The Lego brand of interlocking building blocks has long been a family favorite but despite being quite the household name, the Danish toy company has announced plans to cut 1,400 jobs as a result of a long, rare decline in sales and profits through the first half of 2017. This is about 8 percent of the workforce.
The still privately held company holds strong, though, saying that a new CEO will help to prepare a reset for the company. With revenues down 5 percent—to 14.9 billion kroner (approximately $2.4 billion)—in the first part of the year, it is obvious that weakness in the core US and Europe markets is likely to continue.
In light of the announcement, Chairman Joergen Vig Knudstorp comments, “We are disappointed by the decline in revenue in our established markets, and we have taken steps to address this. We are simply not executing well enough on our activities across the business, on product development, marketing, sales.”
He goes on to say that the long-term focus, of course, will be to reach more children in these core markets as well as add new focus on “strong growth opportunities in growing markets such as China.”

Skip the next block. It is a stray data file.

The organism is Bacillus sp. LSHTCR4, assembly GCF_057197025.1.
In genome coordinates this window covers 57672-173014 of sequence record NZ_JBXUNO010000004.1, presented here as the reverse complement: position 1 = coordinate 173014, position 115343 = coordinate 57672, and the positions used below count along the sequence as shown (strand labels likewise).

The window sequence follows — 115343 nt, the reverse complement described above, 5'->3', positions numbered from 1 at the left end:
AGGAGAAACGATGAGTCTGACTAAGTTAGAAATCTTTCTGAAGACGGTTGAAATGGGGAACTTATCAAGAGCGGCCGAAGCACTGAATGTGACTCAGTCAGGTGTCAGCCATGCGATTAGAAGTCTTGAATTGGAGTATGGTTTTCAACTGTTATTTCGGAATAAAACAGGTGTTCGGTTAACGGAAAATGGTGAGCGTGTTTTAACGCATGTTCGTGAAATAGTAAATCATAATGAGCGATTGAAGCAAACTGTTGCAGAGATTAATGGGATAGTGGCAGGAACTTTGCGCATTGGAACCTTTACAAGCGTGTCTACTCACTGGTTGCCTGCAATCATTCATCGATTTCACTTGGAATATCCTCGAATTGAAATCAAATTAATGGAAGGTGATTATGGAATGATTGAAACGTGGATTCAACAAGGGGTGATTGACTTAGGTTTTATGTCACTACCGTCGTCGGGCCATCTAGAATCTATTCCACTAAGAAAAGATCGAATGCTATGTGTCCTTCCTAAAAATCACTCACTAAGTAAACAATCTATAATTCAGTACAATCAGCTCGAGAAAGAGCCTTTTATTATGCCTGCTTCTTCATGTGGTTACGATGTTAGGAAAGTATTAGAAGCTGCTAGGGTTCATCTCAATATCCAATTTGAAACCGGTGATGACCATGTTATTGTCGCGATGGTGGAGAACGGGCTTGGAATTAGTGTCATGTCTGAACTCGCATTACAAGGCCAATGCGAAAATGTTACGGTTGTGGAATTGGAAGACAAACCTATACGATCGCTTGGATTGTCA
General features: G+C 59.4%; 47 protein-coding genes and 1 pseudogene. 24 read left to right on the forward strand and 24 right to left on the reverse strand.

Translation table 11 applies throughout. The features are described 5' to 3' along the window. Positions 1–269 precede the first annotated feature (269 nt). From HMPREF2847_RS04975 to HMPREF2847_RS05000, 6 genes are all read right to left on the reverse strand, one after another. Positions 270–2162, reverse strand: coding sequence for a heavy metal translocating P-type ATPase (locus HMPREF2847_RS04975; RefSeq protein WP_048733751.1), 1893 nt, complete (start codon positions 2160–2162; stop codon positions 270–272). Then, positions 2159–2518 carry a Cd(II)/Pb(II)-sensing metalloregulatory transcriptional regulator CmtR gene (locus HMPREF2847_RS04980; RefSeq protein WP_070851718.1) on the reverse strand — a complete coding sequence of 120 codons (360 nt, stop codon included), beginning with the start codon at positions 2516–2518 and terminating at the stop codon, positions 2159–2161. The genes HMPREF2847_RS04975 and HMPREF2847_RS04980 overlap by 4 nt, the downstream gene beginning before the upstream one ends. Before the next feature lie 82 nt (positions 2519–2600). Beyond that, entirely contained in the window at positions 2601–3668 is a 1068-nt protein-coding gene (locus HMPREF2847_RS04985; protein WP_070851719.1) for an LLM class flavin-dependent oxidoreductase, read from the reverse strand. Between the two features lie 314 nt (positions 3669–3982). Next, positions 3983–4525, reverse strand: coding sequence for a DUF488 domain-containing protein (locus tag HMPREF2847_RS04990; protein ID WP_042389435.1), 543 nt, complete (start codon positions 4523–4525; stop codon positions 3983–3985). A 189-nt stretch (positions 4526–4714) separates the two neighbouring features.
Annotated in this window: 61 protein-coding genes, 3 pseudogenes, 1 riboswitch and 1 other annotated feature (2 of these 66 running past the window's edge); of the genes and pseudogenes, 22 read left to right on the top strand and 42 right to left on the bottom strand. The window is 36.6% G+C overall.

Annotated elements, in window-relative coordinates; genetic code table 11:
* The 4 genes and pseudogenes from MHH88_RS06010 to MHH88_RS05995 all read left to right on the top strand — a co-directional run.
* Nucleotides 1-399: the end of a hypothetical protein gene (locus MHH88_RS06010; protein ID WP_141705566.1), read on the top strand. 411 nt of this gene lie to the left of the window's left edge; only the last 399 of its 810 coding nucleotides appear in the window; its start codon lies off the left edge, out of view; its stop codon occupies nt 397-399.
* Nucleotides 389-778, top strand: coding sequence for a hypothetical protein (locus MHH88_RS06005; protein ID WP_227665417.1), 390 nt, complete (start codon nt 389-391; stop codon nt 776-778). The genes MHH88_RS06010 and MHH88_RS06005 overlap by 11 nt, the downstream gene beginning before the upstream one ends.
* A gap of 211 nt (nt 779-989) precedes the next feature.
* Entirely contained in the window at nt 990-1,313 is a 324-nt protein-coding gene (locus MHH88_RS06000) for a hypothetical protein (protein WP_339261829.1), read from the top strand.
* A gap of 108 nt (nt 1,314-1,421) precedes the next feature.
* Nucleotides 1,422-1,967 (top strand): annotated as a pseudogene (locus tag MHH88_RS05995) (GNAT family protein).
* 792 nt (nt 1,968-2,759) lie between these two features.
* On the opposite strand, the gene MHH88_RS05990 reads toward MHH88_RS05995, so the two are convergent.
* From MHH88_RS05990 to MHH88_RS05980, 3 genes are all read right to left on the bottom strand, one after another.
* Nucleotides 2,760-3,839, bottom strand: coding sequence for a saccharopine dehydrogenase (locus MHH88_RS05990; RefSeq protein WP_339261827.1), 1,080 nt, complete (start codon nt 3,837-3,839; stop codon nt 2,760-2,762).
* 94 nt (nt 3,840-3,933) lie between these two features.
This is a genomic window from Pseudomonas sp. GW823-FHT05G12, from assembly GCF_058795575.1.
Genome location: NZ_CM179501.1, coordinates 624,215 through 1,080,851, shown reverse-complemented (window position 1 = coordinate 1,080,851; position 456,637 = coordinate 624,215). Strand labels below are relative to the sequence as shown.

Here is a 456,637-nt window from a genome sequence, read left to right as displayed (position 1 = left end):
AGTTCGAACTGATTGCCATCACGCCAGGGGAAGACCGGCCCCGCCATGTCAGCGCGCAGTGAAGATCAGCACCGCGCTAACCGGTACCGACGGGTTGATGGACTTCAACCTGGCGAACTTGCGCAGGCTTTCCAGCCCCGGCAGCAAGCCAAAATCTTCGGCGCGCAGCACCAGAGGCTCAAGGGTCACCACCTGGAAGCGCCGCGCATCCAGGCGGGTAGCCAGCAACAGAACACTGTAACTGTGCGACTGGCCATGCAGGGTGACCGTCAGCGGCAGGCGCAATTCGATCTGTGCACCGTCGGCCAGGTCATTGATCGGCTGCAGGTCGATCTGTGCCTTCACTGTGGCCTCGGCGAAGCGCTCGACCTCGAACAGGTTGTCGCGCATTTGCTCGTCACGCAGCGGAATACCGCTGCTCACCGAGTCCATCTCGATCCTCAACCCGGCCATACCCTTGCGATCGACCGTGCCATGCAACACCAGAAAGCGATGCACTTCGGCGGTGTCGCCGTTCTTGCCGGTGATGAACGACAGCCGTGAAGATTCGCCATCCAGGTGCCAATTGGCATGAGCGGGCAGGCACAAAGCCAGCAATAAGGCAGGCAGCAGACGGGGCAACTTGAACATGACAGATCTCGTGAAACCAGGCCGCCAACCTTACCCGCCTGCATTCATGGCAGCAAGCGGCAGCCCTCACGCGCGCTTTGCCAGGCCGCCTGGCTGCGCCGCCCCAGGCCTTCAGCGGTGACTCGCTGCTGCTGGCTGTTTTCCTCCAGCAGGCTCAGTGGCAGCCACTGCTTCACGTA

To accomplish this, then, the company also said it will need to simplify its business model as a foundation for cutting costs. Vig Knudstorp comments that the company has been getting more and more complex since 2012, as an effort to support double digit growth in the global market.
“In the process,” he says, “we have added complexity into the organization which now in turn makes it harder for us to grow further.”
Knudstorp served as CEO for Lego between 2004 and the end of 2016. A former kindergarten teacher and consultant for MCKinsey, Knudstorp is actually the first person not within the controlling family to take the helm of the company. Indeed, he took over after Lego sales already started the sharp slowing and the company took on more debt (to the point of near bankruptcy). Acknowledging his own responsibility, Knudstorp tried to simplify the product line by stepping back from periphary merchandise (branded clothing, movie franchise, etc) and focus on the core product: the plastic block.
2017 First Half Financial Highlights (compared to first half 2016)
- Revenue down 5 percent to DKK 14.9 billion compared with DKK 15.7 billion
- Operating profit down 6 percent to DKK 4.4 billion compared with DKK 4.7 billion
- Net profit down 3 percent at DKK 3.4 billion compared with DKK 3.5 billion
- Cash flow from operating activities was DKK 4.6 billion compared with DKK 3.9 billion